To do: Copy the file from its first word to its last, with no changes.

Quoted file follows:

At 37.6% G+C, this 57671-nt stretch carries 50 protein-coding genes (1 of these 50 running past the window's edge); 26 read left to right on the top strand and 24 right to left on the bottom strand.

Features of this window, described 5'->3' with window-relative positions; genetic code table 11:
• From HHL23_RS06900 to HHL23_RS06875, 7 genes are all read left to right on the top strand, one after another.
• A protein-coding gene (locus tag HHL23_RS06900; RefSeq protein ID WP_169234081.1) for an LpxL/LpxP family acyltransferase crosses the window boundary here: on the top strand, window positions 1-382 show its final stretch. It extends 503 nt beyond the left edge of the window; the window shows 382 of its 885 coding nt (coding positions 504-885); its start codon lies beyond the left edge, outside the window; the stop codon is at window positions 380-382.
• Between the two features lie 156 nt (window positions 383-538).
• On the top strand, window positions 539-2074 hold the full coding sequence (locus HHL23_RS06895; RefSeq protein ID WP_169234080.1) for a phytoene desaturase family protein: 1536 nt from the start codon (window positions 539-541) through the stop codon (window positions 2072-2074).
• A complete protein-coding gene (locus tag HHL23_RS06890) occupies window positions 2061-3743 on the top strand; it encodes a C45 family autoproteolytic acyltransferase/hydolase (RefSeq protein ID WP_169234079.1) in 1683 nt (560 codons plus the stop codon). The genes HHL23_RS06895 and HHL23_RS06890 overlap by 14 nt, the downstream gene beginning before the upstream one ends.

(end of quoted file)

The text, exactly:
At 37.6% G+C, this 57671-nt stretch carries 50 protein-coding genes (1 of these 50 running past the window's edge); 26 read left to right on the top strand and 24 right to left on the bottom strand.

Features of this window, described 5'->3' with window-relative positions; genetic code table 11:
• From HHL23_RS06900 to HHL23_RS06875, 7 genes are all read left to right on the top strand, one after another.
• A protein-coding gene (locus tag HHL23_RS06900; RefSeq protein ID WP_169234081.1) for an LpxL/LpxP family acyltransferase crosses the window boundary here: on the top strand, window positions 1-382 show its final stretch. It extends 503 nt beyond the left edge of the window; the window shows 382 of its 885 coding nt (coding positions 504-885); its start codon lies beyond the left edge, outside the window; the stop codon is at window positions 380-382.
• Between the two features lie 156 nt (window positions 383-538).
• On the top strand, window positions 539-2074 hold the full coding sequence (locus HHL23_RS06895; RefSeq protein ID WP_169234080.1) for a phytoene desaturase family protein: 1536 nt from the start codon (window positions 539-541) through the stop codon (window positions 2072-2074).
• A complete protein-coding gene (locus tag HHL23_RS06890) occupies window positions 2061-3743 on the top strand; it encodes a C45 family autoproteolytic acyltransferase/hydolase (RefSeq protein ID WP_169234079.1) in 1683 nt (560 codons plus the stop codon). The genes HHL23_RS06895 and HHL23_RS06890 overlap by 14 nt, the downstream gene beginning before the upstream one ends.